Sonny Boy Williamson was a blues originator who helped shape the sound of modern blues. In his life, he knew the first generation of Delta bluesmen, and would go on to see the birth of modern rock music. He played with Robert Johnson in the 1930’s, and with Eric Clapton in the 1960’s. His ability to span eras is a testament to the timelessness of his voice and harmonica.
As a major radio star in the 1940’s on King Biscuit Time, America’s first live blues radio show, he helped up-and-coming players like Elmore James and Robert Nighthawk get exposure. Many of his songs have become standards of the blues including “Help Me”, “Bring It On Home” and “Eyesight to the Blind”, which he recorded in early 1951.
The Larks were an early vocal group that blended the sound of their gospel roots with the R & B that was becoming popular in the 1940’s and 50’s. One of their most popular recordings was “Eyesight to the Blind”, which they released later in 1951.
In 1969 the British rock group The Who released a concept album that was controversial at the time. Considered the world’s first Rock-Opera, Tommy told the story of a deaf, dumb and blind boy who becomes a messianic figure. It was initially banned by the BBC and many US radio stations, but is now ranked as one of the most important works in rock. “Eyesight to the Blind” is the only song on the album not written by The Who. This is The Who performing the song live in 1970:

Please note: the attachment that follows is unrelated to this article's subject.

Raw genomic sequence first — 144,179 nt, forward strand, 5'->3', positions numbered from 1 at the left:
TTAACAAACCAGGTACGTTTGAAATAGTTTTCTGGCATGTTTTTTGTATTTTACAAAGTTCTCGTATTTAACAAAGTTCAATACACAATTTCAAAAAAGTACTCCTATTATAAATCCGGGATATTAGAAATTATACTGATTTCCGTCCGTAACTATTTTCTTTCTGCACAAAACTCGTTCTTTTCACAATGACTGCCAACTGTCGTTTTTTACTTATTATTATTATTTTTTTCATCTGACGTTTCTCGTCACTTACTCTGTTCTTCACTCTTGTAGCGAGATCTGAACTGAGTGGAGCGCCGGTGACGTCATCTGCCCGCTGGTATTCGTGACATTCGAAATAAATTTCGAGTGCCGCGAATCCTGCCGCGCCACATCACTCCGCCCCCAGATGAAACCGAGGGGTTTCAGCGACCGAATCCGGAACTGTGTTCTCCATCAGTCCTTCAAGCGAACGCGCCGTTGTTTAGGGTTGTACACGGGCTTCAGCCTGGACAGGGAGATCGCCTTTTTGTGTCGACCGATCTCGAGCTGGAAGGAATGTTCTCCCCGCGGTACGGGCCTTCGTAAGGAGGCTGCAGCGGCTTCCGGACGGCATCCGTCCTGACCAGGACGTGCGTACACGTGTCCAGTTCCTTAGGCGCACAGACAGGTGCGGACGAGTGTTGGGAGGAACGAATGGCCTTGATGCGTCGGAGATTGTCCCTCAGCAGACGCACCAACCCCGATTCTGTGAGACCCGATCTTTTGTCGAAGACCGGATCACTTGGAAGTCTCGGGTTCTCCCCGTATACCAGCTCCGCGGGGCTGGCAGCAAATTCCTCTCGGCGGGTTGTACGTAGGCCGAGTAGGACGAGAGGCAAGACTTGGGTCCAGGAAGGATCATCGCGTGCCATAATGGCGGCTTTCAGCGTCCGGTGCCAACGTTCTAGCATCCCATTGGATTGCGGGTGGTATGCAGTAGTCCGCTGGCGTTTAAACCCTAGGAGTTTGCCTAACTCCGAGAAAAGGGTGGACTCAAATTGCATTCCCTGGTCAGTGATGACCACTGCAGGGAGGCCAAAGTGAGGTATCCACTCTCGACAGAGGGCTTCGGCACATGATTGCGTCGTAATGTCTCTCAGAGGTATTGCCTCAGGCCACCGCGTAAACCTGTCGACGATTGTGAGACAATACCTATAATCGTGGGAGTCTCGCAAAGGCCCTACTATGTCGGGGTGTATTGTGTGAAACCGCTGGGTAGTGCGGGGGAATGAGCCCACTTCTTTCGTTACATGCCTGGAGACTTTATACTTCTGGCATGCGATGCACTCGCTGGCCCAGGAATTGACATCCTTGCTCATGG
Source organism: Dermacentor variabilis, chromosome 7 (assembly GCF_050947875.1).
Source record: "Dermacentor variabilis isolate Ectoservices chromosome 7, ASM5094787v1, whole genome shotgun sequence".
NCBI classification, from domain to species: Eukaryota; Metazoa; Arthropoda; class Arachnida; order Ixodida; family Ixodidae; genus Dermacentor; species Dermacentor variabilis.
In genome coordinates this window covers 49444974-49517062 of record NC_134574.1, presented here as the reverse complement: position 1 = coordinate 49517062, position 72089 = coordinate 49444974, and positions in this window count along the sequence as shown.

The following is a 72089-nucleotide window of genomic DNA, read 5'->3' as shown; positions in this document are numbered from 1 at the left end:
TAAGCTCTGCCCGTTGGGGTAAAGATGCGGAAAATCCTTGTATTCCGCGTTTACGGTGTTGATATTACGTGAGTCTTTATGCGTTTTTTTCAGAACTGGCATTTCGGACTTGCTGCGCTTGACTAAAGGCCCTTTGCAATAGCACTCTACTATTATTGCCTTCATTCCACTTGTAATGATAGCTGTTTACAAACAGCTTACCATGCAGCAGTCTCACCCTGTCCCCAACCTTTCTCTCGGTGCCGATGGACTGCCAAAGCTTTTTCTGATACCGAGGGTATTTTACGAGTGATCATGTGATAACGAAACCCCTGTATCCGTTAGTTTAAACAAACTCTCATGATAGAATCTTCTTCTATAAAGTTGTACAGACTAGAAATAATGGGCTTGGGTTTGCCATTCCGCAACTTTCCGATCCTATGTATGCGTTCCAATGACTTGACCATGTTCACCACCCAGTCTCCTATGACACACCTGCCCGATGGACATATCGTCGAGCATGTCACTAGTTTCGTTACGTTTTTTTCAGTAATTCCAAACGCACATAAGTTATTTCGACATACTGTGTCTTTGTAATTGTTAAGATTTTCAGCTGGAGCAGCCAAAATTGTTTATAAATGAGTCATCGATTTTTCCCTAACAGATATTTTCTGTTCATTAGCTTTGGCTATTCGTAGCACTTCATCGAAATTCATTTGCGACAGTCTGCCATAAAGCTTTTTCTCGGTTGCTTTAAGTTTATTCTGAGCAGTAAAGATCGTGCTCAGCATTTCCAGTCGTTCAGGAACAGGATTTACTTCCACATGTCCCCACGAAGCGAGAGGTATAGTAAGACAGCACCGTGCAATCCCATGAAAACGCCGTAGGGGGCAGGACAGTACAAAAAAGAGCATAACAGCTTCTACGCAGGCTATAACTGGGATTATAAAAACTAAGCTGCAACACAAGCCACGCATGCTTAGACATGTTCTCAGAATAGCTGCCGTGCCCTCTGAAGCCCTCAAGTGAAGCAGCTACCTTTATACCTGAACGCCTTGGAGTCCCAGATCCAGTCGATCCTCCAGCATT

6 years later, in 1975, The Who starred in a movie version of Tommy along with Ann-Margaret, Elton John, Tina Turner and Jack Nicholson. Eric Clapton also appeared as The Preacher, leader of a cult that worships Marilyn Monroe. Here’s the scene from the movie featuring Clapton with “Eyesight to the Blind”:
Here are the complete versions of “Eyesight to the Blind” tracked through time: